Nutrition is not likely to be on their list of immediate concerns, but it should be. Not only will patients reap the benefits of being healthier and better able to withstand treatments and side effects, but mental outlook and quality of life can be improved by taking control of one’s nutritional health. Patients might have little control over their disease, but what they eat remains under their own purview, and deciding to eat well and taking the steps to do so is empowering.

“The days when healthcare professionals could just tell cancer patients to eat whatever they want, and not to worry about what they eat, are over,” says Rebecca Katz, author of The Cancer-Fighting Kitchen. [1] “Patients are starting to rebel against that. They are realizing that what you eat can make a difference in how you feel, your outcomes, the side effects you experience, and how well you will get through treatment. We need to acknowledge that food is important.”


No “One Size Fits All” Strategy

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The Consequences of Zinc Deficiency

By |July 21, 2013|Nutrient Deficiency, Nutrition|

The Consequences of Zinc Deficiency

The Chiro.Org Blog


SOURCE:   Dynamic Chiropractic

By James P. Meschino, DC, MS


A study published in the Journal of Nutritional Biochemistry [1] underscores the importance of zinc supplementation, especially as we get older, as an important means to help prevent cancer, support immune function, and control inflammation associated with many health problems, including cancer, heart disease, autoimmune disease and diabetes.

Previous studies by the same researchers showed that, in both animal and human studies, zinc deficiency can cause DNA damage linked to cancer risk. The latest study suggests that zinc deficiency also leads to systemic inflammation. In addition, immune system cells are also particularly vulnerable to zinc deficiencies, and zinc is essential to protect against oxidative stress and help repair DNA damage.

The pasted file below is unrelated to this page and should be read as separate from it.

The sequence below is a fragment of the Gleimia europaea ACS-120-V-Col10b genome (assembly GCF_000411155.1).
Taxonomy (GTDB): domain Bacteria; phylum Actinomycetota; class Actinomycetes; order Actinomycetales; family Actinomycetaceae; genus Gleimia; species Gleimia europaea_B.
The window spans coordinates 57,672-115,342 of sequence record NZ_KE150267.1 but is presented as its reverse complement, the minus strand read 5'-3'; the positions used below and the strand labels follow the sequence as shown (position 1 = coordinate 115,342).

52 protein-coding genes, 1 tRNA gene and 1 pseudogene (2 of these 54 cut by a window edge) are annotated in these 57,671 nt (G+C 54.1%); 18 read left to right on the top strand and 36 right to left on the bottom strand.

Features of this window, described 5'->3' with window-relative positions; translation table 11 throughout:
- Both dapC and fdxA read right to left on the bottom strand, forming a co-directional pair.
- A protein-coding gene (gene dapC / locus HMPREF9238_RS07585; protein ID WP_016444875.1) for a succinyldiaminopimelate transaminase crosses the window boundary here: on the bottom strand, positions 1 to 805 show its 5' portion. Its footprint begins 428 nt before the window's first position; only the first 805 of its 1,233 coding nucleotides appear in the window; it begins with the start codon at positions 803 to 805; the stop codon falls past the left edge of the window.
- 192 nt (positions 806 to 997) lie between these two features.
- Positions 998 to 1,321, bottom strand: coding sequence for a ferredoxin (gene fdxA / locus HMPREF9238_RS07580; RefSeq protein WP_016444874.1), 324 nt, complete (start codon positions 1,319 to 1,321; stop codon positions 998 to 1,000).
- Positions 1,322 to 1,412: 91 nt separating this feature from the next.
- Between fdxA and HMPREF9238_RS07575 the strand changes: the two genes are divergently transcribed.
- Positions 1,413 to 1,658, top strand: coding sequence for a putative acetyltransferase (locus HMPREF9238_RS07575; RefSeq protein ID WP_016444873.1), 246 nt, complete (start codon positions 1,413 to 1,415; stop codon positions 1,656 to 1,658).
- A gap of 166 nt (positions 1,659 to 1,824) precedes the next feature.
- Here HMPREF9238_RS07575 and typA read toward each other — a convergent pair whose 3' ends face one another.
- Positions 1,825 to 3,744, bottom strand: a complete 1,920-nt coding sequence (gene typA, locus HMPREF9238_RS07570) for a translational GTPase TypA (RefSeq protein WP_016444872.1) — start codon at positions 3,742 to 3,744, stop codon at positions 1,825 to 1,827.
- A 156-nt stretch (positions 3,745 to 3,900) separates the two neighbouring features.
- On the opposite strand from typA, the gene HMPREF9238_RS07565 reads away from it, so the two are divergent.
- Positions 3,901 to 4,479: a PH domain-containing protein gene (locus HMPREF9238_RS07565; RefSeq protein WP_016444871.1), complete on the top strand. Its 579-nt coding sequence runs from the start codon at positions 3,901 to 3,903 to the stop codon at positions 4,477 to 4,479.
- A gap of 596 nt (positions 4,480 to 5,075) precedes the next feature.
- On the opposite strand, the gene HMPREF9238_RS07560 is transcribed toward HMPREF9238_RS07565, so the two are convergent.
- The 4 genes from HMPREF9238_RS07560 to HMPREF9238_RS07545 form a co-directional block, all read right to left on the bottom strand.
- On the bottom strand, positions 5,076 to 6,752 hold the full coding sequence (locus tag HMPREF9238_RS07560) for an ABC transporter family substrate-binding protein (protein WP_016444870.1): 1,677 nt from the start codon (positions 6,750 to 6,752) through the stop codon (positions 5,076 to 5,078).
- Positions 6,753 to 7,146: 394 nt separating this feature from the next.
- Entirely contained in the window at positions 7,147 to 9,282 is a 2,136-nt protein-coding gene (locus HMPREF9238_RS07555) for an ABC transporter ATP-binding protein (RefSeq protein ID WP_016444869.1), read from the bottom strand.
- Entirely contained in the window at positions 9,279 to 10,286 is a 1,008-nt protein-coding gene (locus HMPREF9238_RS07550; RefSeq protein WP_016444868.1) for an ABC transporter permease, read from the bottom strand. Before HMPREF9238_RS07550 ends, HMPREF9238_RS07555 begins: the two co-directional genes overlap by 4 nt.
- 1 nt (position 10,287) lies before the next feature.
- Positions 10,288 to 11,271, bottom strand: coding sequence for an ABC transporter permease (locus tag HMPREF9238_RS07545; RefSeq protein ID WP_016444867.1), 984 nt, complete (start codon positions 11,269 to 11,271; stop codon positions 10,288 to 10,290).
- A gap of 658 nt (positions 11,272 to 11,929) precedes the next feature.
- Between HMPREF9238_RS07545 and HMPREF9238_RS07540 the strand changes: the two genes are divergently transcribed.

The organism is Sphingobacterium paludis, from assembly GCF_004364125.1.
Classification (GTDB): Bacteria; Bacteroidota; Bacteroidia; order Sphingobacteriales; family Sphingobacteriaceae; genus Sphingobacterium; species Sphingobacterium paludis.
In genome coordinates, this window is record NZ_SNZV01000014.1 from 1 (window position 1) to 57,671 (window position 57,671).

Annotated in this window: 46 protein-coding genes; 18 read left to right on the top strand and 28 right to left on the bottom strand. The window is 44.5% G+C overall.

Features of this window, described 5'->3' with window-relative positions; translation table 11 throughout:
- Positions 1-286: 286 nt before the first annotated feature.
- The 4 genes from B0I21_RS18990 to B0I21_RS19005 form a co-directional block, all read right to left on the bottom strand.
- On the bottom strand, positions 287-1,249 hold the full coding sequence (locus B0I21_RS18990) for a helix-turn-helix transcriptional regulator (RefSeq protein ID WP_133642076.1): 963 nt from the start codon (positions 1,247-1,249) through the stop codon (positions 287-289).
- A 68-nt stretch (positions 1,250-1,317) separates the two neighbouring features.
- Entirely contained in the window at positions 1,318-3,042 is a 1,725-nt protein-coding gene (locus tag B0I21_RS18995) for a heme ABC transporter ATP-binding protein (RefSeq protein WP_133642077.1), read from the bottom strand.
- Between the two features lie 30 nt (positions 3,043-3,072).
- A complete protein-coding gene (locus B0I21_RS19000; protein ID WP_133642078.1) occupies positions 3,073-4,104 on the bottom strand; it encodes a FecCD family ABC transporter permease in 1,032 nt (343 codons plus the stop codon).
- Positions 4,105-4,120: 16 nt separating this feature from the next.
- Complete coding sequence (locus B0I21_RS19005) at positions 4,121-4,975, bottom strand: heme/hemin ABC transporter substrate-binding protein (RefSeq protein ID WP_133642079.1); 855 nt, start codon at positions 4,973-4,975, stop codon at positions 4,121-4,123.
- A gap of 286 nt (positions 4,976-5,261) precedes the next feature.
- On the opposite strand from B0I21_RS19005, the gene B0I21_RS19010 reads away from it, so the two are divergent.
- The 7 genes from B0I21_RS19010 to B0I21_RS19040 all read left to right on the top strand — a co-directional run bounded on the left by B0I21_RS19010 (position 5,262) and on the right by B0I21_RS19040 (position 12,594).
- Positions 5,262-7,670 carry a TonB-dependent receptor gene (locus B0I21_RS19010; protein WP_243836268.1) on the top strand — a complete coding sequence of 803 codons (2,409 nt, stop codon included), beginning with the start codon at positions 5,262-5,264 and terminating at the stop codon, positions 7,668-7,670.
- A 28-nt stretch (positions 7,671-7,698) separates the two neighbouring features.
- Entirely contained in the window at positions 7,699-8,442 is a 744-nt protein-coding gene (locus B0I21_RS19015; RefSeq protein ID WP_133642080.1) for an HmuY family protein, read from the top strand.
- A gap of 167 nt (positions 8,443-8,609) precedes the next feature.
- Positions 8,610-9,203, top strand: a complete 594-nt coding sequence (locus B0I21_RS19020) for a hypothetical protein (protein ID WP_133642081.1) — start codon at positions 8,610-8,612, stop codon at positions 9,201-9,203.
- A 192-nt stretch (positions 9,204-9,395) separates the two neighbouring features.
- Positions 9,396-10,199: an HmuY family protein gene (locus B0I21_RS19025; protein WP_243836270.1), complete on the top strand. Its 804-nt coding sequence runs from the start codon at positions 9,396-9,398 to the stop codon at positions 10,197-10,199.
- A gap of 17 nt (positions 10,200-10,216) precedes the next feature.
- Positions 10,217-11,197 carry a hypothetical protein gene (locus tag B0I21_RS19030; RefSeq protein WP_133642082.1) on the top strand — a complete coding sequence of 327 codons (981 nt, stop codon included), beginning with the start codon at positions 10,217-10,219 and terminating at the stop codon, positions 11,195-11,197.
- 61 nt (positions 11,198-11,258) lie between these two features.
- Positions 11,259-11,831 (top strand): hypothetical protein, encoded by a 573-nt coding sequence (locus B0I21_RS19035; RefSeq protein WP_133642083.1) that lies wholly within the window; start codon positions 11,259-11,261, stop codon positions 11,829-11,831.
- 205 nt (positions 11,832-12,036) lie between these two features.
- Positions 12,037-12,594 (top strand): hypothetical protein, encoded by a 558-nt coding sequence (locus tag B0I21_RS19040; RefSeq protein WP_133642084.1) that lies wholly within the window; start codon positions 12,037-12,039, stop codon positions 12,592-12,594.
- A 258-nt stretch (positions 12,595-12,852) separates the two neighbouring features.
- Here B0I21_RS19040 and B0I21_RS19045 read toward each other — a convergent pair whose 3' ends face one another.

The Latest Findings

Based on findings with laboratory animals, the researchers found that the mechanisms to transport zinc are disrupted by age-related epigenetic changes, which can cause an increase in DNA methylation and histone modifications related to cancer development. More specifically, zinc transporters were significantly dysregulated in old animals. They showed signs of zinc deficiency and had an enhanced inflammatory response, even though their diet supposedly contained adequate amounts of zinc.

When the animals were given about 10 times their dietary requirement for zinc, the biomarkers of inflammation were restored to those of young animals.

Why You Should Supplement With Zinc

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Coenzyme Q10: A Building Block of Healthy Aging

By |June 27, 2013|Complementary and Alternative Medicine, Health Promotion, Nutrition|

Coenzyme Q10: A Building Block of Healthy Aging

The Chiro.Org Blog


SOURCE:   Dynamic Chiropractic

By Holly Lucille, ND, RN


Supporting biologic activity as we age with ubiquinol, the active form of CoQ10.

Coenzyme Q10 has gained enormous attention in recent years, and with good reason — it’s the Energizer Bunny of the cellular world.

This essential quinine molecule is found in the mitochondria of every single cell in the body, where it plays a key role in energy production. CoQ10 not only assists in the production of adenosine triphosphate (ATP), but also scavenges free radicals. [1]   To carry out these critical tasks, mitochondrial CoQ10 continuously cycles from ubiquinone, its ATP production state, to ubiquinol, its reduced active state. [2]

More than 4,000 published studies suggest that high CoQ10 levels are essential for optimal health — and this is especially true for the heart and brain. Since both of these organs require huge amounts of energy, supplementation can often help support their high biologic activity. [2, 3]   Research shows that CoQ10 supplementation can improve energy production and extend cell life by enhancing cellular mitochondrial levels of CoQ10. In turn, this supports not only the heart and brain, but also periodontal, skin, reproductive, and immune health. [4-9]   However, before you advise patients to add CoQ10 to their daily routine, be aware that there’s a catch to taking this multitalented nutrient in supplemental form.

CoQ10’s Critical Conversion

Creating ATP inside the mitochondria is quite complicated and involves a series of biochemical reactions. Since the body cannot store ATP, this multi-step process — known as the electron transport chain — ensures that this critical energy source is continually replaced. [1, 10]   Here’s how it works: Ubiquinone contributes to ATP production by passing electrons from one enzyme complex to another, much like a bucket brigade. [3]   During this process, ubiquinone is converted to its reduced active state, ubiquinol.

Surprisingly, our mitochondria are the most important cellular source of free radicals. [11]   While most of the oxygen radicals generated by the mitochondria stay with its membrane folds, about 2 percent “escape” and create toxins that can threaten the health and survival of the entire cell. [11-13]   Ubiquinol is able to neutralize these free radicals, both within the mitochondria and the cell membrane itself. [14]

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Nutrition Section